Locals in Botswana’s Okavengo Delta and Zambezi River have been making makoro—shallow-draft canoes—since the 18th century, and in some communities they’re still made by hand. Jungles in Paris, a travel site dedicated to exhibiting cultures and crafts from around the world, highlights this centuries-old tradition in a how-to video narrated by a local boat builder named Boniface.
“I make the boat the way my father was making,” Boniface explains in the video. “Even my son is going to make the boat the way I’m making – just the same. So when I’m dead, I’ve got my son.”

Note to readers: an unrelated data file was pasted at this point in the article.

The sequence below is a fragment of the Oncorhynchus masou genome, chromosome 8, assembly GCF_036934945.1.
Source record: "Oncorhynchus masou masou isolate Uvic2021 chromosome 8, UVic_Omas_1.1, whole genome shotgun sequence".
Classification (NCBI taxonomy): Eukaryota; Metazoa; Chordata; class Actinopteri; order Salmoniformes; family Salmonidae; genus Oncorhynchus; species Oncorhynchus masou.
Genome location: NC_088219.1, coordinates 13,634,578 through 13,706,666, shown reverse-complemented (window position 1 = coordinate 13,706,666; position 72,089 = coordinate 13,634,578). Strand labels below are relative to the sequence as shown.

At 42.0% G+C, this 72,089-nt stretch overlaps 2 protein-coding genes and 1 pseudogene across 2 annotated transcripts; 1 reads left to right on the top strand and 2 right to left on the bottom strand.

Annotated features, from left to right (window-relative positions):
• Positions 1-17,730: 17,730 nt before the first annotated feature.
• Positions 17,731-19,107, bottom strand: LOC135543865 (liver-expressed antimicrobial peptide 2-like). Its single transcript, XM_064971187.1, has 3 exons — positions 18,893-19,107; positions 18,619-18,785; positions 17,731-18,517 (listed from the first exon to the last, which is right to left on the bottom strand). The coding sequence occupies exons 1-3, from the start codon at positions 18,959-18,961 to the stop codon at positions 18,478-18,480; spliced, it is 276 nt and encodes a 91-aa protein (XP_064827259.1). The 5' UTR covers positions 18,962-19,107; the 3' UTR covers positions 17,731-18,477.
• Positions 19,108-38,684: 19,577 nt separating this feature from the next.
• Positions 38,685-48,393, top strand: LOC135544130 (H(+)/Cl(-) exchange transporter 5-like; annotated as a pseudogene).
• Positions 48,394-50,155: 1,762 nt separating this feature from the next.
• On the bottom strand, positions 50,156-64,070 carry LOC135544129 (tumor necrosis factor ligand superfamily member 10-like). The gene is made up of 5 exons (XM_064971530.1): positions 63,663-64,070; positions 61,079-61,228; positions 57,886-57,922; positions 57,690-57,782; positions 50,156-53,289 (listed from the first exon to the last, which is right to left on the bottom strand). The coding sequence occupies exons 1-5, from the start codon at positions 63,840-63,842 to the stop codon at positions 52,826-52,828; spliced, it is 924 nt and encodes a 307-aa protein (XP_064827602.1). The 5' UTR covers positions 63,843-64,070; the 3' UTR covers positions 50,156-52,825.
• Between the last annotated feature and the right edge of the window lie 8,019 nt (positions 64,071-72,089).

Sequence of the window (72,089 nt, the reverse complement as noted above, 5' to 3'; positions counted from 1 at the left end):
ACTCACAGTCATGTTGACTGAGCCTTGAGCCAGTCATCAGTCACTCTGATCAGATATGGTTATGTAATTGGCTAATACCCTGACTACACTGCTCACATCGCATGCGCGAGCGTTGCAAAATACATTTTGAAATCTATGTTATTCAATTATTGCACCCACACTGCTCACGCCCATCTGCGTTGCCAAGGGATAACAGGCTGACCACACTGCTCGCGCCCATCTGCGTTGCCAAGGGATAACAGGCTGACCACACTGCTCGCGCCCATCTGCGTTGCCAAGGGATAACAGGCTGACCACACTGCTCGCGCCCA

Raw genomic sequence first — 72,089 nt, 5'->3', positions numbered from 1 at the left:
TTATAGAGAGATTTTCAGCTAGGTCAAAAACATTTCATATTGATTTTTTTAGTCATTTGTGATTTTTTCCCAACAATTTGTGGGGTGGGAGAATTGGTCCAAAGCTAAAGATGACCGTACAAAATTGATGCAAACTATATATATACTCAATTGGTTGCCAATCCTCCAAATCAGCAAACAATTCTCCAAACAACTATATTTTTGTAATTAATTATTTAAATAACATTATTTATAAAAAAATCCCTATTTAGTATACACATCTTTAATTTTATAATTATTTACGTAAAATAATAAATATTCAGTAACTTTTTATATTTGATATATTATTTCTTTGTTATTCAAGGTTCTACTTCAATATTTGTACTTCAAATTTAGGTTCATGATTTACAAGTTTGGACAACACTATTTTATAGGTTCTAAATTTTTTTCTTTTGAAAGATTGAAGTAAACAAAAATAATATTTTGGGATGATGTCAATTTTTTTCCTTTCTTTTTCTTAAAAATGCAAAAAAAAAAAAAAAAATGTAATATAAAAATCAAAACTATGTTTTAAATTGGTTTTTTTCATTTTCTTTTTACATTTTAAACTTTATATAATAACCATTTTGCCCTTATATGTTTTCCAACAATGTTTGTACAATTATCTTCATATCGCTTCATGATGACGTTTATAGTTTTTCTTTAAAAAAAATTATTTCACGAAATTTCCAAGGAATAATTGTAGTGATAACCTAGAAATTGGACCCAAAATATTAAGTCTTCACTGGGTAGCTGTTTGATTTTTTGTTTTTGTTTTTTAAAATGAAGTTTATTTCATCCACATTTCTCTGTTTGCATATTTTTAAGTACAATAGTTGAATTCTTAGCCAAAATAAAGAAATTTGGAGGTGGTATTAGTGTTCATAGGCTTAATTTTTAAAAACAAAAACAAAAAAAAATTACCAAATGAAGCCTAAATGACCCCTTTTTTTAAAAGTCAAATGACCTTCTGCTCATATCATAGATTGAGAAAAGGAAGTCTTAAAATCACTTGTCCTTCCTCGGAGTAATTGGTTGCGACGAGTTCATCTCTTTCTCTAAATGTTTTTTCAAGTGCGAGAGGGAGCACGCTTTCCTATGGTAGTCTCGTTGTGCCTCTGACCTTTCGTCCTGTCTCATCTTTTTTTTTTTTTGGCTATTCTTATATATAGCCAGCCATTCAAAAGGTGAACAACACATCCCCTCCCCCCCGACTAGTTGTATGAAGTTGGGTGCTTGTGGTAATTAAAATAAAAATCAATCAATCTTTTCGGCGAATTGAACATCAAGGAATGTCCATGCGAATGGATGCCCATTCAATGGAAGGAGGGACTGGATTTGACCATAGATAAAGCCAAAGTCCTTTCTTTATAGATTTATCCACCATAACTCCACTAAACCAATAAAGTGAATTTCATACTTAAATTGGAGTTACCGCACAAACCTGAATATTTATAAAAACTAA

Carving a makoro entirely by hand, using simple tools, has been a rite of passage for young men in the region. Traditionally, the boats are carved from magongo tree wood, and today, they’re a popular means for fishermen to traverse the canals and for tourists to explore the swamp. However, hippo attacks are a real threat: over the years, those aggressive animals have learned that the boats can easily be flipped over, and sometimes, they’ll take advantage.
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